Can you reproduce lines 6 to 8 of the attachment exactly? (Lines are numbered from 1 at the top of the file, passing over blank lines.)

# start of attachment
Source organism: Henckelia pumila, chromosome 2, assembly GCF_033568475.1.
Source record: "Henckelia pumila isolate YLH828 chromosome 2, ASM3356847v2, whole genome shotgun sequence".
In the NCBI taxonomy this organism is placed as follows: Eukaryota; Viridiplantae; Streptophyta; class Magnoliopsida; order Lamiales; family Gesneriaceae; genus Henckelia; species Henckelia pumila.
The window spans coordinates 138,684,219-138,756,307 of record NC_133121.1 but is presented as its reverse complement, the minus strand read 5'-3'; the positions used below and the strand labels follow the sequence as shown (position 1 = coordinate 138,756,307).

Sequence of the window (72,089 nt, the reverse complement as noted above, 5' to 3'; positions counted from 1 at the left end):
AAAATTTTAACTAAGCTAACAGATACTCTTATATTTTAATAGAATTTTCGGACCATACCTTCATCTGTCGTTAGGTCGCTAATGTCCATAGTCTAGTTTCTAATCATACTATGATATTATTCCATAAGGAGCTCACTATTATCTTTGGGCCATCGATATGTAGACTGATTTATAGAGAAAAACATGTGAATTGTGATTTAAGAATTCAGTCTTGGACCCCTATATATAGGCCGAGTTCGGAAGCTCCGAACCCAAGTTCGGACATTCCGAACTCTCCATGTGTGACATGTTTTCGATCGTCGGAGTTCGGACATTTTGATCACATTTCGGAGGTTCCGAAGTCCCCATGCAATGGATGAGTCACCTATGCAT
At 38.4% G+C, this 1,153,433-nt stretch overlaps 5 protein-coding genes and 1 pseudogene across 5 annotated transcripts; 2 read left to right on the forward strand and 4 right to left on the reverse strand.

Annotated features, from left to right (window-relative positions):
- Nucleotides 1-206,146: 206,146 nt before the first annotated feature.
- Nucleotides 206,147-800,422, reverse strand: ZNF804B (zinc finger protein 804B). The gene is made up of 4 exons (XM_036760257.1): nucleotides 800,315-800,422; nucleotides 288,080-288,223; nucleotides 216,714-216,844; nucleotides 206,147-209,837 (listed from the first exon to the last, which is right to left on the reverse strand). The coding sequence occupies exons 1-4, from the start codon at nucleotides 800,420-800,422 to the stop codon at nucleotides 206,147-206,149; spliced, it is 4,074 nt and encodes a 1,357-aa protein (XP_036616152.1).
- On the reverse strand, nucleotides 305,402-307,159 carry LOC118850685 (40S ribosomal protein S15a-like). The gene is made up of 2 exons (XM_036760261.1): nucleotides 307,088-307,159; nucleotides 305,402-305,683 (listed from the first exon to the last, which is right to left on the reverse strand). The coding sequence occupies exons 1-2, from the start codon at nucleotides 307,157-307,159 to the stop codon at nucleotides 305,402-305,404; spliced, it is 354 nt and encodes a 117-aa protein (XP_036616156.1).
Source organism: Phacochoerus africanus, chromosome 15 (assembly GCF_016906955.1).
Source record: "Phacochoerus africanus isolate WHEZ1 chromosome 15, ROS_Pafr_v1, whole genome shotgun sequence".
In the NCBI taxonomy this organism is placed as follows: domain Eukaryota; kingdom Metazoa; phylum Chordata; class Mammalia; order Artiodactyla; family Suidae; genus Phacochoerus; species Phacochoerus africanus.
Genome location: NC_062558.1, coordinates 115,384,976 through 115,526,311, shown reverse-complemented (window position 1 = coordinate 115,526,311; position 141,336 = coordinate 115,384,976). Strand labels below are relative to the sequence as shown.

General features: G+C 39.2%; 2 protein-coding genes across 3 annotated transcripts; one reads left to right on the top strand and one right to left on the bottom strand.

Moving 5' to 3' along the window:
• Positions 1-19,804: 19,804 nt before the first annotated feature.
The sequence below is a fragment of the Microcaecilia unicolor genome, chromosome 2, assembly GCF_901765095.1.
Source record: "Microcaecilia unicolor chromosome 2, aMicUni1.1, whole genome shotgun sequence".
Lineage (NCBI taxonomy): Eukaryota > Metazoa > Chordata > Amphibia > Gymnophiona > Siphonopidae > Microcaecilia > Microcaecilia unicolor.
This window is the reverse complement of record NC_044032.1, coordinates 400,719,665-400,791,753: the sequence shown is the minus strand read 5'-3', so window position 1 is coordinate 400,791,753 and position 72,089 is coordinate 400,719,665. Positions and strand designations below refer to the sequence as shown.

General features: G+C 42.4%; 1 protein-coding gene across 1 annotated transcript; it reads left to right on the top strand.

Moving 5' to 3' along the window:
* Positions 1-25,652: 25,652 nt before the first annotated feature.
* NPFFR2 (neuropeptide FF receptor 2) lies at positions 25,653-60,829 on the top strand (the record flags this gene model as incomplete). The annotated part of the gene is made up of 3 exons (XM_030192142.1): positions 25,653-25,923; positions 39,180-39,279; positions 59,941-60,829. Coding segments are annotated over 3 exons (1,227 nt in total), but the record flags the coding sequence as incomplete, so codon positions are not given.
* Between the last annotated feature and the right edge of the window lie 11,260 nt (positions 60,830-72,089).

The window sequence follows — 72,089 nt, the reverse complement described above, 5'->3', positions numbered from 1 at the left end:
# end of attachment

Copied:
AAAATTTTAACTAAGCTAACAGATACTCTTATATTTTAATAGAATTTTCGGACCATACCTTCATCTGTCGTTAGGTCGCTAATGTCCATAGTCTAGTTTCTAATCATACTATGATATTATTCCATAAGGAGCTCACTATTATCTTTGGGCCATCGATATGTAGACTGATTTATAGAGAAAAACATGTGAATTGTGATTTAAGAATTCAGTCTTGGACCCCTATATATAGGCCGAGTTCGGAAGCTCCGAACCCAAGTTCGGACATTCCGAACTCTCCATGTGTGACATGTTTTCGATCGTCGGAGTTCGGACATTTTGATCACATTTCGGAGGTTCCGAAGTCCCCATGCAATGGATGAGTCACCTATGCAT
At 38.4% G+C, this 1,153,433-nt stretch overlaps 5 protein-coding genes and 1 pseudogene across 5 annotated transcripts; 2 read left to right on the forward strand and 4 right to left on the reverse strand.

Annotated features, from left to right (window-relative positions):